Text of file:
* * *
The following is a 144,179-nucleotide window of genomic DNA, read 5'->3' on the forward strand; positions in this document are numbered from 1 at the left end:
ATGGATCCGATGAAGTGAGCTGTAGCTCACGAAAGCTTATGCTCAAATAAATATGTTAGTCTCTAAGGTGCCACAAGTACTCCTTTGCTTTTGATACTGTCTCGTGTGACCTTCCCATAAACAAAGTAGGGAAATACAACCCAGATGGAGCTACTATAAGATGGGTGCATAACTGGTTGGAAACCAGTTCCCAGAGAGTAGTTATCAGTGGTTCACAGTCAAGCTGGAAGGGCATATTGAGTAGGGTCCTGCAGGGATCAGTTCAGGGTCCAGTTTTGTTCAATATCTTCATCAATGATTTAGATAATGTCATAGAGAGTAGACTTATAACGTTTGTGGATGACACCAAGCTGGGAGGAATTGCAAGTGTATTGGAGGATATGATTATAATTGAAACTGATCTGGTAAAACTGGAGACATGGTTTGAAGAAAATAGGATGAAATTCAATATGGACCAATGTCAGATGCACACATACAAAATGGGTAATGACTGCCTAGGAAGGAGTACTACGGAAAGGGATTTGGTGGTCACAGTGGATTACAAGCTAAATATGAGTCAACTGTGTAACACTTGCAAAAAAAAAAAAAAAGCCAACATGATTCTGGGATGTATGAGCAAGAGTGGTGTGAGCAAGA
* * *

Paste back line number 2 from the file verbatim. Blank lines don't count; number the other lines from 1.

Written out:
ATGGATCCGATGAAGTGAGCTGTAGCTCACGAAAGCTTATGCTCAAATAAATATGTTAGTCTCTAAGGTGCCACAAGTACTCCTTTGCTTTTGATACTGTCTCGTGTGACCTTCCCATAAACAAAGTAGGGAAATACAACCCAGATGGAGCTACTATAAGATGGGTGCATAACTGGTTGGAAACCAGTTCCCAGAGAGTAGTTATCAGTGGTTCACAGTCAAGCTGGAAGGGCATATTGAGTAGGGTCCTGCAGGGATCAGTTCAGGGTCCAGTTTTGTTCAATATCTTCATCAATGATTTAGATAATGTCATAGAGAGTAGACTTATAACGTTTGTGGATGACACCAAGCTGGGAGGAATTGCAAGTGTATTGGAGGATATGATTATAATTGAAACTGATCTGGTAAAACTGGAGACATGGTTTGAAGAAAATAGGATGAAATTCAATATGGACCAATGTCAGATGCACACATACAAAATGGGTAATGACTGCCTAGGAAGGAGTACTACGGAAAGGGATTTGGTGGTCACAGTGGATTACAAGCTAAATATGAGTCAACTGTGTAACACTTGCAAAAAAAAAAAAAAAGCCAACATGATTCTGGGATGTATGAGCAAGAGTGGTGTGAGCAAGA